onkeys groom each other in exchange for food and sex. "Cleaner fish" pick parasites off their clients and get a meal for their grooming services. Without cash or credit cards, these animals and many more take part in what scientists call "biological markets," exchanging goods and services with other fuzzy, scaled, or feathered traders.
While they're harder to see, microbes also cooperate and trade with one another and other organisms. "Every species on Earth is involved directly or indirectly in one or more microbial partnerships," writes evolutionary biologist Toby Kiers. "Some are involved in hundreds." Kiers and an international team of researchers wondered if these relationships and behaviors could be framed in economic terms, too.
After diving into the research on microbial interactions, the researchers concluded that not only are microbes economic actors, but that some of their behaviors and strategies are similar to ours.
Much how you'll ditch a coffee shop if it has lousy customer service, microbes will take their business elsewhere if they think they're getting a bad deal. In some studies by Kiers' team, microbial fungi that trade nutrients with host plants were observed to "comparison shop" among different plants, and trade more frequently with ones that doled out more or better resources.
Spending your money close to home helps the local economy, which means the benefits can come back around. Bacteria will also band together when they're neighbors. When Salmonella and E. coli bacteria were grown together in a study and prevented from moving freely, they cooperated. One promoted the other's growth by secreting amino acids, and the other returned the favor by processing the waste they had generated. When the two bacteria were raised in a less structured, liquid environment and could move around more, these local partnerships didn't develop.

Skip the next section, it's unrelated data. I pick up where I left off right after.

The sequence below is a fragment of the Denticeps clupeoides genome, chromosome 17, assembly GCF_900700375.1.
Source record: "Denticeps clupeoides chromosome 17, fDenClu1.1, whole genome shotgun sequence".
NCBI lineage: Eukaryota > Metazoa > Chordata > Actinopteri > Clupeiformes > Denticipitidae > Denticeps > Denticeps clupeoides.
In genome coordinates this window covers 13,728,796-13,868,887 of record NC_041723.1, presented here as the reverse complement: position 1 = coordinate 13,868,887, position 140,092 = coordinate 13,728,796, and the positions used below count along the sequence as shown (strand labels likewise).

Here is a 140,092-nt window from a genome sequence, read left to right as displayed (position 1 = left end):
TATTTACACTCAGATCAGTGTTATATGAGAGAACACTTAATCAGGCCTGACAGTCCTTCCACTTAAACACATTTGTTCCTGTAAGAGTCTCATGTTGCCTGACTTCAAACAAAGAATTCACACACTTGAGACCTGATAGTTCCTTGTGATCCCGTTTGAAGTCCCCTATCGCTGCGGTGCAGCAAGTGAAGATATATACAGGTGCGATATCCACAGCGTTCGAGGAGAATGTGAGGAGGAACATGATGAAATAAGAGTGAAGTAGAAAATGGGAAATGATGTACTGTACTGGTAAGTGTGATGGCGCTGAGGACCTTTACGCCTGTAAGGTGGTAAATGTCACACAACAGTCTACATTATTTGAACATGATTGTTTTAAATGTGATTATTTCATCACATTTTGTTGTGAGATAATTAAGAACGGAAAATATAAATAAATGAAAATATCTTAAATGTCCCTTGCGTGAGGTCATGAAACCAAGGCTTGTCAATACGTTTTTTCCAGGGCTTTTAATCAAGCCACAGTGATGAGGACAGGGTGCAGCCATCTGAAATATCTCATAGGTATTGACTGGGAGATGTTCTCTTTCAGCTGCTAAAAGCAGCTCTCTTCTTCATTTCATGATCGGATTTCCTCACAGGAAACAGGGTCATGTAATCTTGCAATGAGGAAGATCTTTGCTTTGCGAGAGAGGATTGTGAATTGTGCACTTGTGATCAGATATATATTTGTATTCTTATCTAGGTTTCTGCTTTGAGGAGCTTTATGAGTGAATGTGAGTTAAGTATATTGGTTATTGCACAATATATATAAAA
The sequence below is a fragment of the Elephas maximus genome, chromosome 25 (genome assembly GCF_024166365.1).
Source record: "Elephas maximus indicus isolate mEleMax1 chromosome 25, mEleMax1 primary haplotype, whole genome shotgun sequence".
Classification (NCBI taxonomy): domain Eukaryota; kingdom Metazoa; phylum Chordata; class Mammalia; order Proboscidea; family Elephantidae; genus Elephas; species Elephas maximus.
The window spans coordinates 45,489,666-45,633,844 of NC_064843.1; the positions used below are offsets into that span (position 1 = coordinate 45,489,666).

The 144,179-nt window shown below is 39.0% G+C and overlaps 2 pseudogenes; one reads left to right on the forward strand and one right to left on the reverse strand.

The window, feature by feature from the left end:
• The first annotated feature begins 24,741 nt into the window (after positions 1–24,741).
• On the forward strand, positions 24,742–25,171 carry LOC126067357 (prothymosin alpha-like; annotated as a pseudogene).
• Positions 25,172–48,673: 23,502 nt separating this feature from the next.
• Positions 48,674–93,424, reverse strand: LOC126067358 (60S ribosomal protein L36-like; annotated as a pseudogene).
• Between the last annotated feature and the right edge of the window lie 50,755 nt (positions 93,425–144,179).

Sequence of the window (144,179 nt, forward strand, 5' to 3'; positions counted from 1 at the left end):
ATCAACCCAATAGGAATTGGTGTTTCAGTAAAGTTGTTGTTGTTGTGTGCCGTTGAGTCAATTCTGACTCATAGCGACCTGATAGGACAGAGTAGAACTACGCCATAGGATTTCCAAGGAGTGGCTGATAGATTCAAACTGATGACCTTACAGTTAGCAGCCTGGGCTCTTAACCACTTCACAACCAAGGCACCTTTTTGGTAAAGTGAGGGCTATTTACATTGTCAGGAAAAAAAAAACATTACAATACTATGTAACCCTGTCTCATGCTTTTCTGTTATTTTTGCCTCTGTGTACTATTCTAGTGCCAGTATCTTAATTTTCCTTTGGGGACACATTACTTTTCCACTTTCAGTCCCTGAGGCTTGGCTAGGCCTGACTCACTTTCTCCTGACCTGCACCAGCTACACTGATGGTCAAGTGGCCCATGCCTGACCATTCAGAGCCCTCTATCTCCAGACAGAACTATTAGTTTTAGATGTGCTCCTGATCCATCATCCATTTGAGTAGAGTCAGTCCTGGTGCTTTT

It's great if you can act, better if you can sing and dance, too. Likewise, bacteria will offer a wider variety of goods and services to keep themselves in business in changing conditions. Some bacteria have symbiotic relationships with fungus-farming ants, and produce antibiotics that keep parasites out of their fungal gardens. The bacteria will also protect the ants themselves against other kinds of infectious fungi, giving the ants an incentive to keep them around even if the gardens aren't threatened.
Saving for a rainy day
Some birds and squirrels hoard food for when they really need it. Some humans hang on to toys until they're high-priced collectors' items. Likewise, some microbial fungi store nutrients away until the soil is poor, which enables them to get more in exchange from their host plants.
Eliminating the competition
If you're competing for resources, sometimes it's easier to drive away competitors than go toe-to-toe with them. When bacteria are competing with closely related strains for the same resources, they've been known to produce bacteriocins — toxins that target and kill other bacteria, clearing the way for the poisoner to monopolize the goods.
Kiers and her team think that microbes are a great fit for the biological market framework, which could generate a slew of new experimental questions and research about the organisms. Furthermore, the ease of manipulating microbes makes them useful for testing biological market questions that can't be answered with other species.
There might even be practical applications for what they've learned about these microscopic economies. For example, we could possibly manipulate the market conditions between microbes and plants to get more nutrients for crops at a lower cost to the plant and the farmer.
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